Watching the new video of an old shipwreck in Lake Superior is like looking back in time. About 119 years back.
The Duluth News Tribune reports the wreckage of the Antelope, a schooner that went down with its load of coal in 1897, has been found and it’s “spectacularly intact.”
“It’s the most spectacularly intact sail-rigged ship in Lake Superior — two of the three masts are standing with the full rigging,” said Jerry Eliason of Scanlon, who along with Ken Merryman of the Twin Cities and Kraig Smith of Rice Lake, Wis., lowered a camera to explore the wreck last week Wednesday. “It’s got the giant woodstock anchors; the bow cabin is intact.”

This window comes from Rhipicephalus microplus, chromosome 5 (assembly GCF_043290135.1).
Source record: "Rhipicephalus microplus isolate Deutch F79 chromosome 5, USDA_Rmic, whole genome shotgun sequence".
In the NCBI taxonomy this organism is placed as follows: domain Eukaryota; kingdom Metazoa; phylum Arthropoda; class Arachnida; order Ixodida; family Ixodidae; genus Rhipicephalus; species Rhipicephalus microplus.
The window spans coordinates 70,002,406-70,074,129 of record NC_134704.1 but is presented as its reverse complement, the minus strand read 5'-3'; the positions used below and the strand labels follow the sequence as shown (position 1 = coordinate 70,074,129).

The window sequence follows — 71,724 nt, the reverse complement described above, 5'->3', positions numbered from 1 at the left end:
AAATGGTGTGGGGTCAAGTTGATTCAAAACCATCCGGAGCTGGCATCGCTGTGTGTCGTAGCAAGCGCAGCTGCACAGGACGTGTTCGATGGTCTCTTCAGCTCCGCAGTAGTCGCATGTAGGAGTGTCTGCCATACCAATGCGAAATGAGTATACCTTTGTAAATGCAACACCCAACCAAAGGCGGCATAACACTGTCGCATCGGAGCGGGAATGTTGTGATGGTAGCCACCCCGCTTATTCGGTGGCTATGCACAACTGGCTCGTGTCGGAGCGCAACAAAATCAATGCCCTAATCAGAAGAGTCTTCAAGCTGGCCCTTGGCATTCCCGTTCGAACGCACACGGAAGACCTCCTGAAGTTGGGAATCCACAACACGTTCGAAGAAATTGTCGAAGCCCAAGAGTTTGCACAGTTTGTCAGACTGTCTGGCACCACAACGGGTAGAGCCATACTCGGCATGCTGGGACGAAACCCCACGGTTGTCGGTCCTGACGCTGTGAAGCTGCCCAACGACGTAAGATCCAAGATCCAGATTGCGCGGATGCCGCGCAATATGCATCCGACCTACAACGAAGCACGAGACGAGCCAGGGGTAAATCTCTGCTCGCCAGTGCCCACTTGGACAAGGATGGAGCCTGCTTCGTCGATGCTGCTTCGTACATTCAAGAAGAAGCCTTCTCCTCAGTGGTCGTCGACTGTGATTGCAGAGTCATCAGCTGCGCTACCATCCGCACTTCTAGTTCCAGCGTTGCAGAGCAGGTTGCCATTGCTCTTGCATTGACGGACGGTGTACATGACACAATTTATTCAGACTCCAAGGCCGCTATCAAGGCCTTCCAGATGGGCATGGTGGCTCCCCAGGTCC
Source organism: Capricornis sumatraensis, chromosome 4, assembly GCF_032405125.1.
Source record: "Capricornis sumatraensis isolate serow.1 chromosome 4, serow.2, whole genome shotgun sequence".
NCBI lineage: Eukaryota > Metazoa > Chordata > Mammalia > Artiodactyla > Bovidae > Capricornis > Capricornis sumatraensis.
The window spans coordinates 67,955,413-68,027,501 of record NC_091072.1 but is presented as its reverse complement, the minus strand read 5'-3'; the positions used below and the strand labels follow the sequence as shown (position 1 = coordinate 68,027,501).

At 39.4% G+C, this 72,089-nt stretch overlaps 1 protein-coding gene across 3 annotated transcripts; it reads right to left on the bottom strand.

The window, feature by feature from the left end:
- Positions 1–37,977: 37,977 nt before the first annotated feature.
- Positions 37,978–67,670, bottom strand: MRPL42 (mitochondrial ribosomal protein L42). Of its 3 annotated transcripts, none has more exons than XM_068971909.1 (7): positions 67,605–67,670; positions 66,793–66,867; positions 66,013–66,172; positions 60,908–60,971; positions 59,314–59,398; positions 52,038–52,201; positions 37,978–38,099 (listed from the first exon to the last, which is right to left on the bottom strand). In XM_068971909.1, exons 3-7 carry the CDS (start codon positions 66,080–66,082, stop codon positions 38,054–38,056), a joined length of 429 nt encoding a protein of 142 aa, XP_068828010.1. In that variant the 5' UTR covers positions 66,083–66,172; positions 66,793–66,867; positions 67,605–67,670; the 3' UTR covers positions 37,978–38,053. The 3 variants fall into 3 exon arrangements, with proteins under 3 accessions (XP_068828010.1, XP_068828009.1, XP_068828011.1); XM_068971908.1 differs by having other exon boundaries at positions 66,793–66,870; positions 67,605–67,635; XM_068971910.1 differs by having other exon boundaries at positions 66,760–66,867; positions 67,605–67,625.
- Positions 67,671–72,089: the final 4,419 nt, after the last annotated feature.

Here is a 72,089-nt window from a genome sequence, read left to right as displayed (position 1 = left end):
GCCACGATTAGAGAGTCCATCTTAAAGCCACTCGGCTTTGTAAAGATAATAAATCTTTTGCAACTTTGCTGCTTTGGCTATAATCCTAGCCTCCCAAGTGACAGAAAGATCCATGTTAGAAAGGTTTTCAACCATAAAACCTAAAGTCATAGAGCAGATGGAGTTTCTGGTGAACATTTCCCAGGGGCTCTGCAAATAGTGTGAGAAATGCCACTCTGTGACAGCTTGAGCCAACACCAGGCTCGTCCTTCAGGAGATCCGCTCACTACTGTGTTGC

They had first spotted the wreck on sonar less than a week earlier. The Antelope was a ship the group had been seeking for years, making periodic trips to search the vicinity where the vessel was last reported.
More fascinating, still, is that the Duluth News Tribune covered the original sinking.
When they reached Duluth, the News Tribune reported, the officers of both ships declined to discuss the sinking — a 19th-century “no comment.”
“Vesselmen that knew the ancient schooner Antelope account for the foundering on the theory that she was in too fast company while in tow of the H.W. Sibley,” the News Tribune reported. “The supposition is that the old schooner could not stand the punishment of the choppy sea, which prevailed yesterday on Lake Superior, while whisked along by the powerful steamer.”
The shipwreck hunters say they’ve learned that the condition of shipwrecks on the bottom of the lake depends largely on the load they were carrying when they went down.